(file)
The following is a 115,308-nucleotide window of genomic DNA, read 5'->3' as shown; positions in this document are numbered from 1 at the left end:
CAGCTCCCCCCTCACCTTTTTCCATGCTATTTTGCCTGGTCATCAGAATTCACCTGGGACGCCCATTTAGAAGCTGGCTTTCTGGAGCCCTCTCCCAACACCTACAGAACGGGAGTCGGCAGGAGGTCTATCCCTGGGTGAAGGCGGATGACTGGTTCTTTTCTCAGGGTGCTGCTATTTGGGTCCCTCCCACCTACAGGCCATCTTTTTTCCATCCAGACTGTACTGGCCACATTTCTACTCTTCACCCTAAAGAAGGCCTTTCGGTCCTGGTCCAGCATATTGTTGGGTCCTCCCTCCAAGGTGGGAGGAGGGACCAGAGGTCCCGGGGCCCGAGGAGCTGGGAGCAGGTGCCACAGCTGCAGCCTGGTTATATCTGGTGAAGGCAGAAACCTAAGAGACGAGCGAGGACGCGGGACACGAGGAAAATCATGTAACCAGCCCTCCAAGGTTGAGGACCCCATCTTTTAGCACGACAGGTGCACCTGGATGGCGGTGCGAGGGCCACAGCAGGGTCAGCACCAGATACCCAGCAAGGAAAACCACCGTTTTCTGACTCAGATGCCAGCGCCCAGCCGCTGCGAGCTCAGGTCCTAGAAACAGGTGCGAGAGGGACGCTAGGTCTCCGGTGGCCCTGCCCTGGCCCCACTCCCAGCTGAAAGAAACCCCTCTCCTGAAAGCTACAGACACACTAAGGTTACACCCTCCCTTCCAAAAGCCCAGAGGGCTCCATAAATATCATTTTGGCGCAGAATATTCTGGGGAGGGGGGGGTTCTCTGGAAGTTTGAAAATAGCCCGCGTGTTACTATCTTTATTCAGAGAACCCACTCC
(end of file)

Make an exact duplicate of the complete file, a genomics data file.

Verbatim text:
The following is a 115,308-nucleotide window of genomic DNA, read 5'->3' as shown; positions in this document are numbered from 1 at the left end:
CAGCTCCCCCCTCACCTTTTTCCATGCTATTTTGCCTGGTCATCAGAATTCACCTGGGACGCCCATTTAGAAGCTGGCTTTCTGGAGCCCTCTCCCAACACCTACAGAACGGGAGTCGGCAGGAGGTCTATCCCTGGGTGAAGGCGGATGACTGGTTCTTTTCTCAGGGTGCTGCTATTTGGGTCCCTCCCACCTACAGGCCATCTTTTTTCCATCCAGACTGTACTGGCCACATTTCTACTCTTCACCCTAAAGAAGGCCTTTCGGTCCTGGTCCAGCATATTGTTGGGTCCTCCCTCCAAGGTGGGAGGAGGGACCAGAGGTCCCGGGGCCCGAGGAGCTGGGAGCAGGTGCCACAGCTGCAGCCTGGTTATATCTGGTGAAGGCAGAAACCTAAGAGACGAGCGAGGACGCGGGACACGAGGAAAATCATGTAACCAGCCCTCCAAGGTTGAGGACCCCATCTTTTAGCACGACAGGTGCACCTGGATGGCGGTGCGAGGGCCACAGCAGGGTCAGCACCAGATACCCAGCAAGGAAAACCACCGTTTTCTGACTCAGATGCCAGCGCCCAGCCGCTGCGAGCTCAGGTCCTAGAAACAGGTGCGAGAGGGACGCTAGGTCTCCGGTGGCCCTGCCCTGGCCCCACTCCCAGCTGAAAGAAACCCCTCTCCTGAAAGCTACAGACACACTAAGGTTACACCCTCCCTTCCAAAAGCCCAGAGGGCTCCATAAATATCATTTTGGCGCAGAATATTCTGGGGAGGGGGGGGTTCTCTGGAAGTTTGAAAATAGCCCGCGTGTTACTATCTTTATTCAGAGAACCCACTCC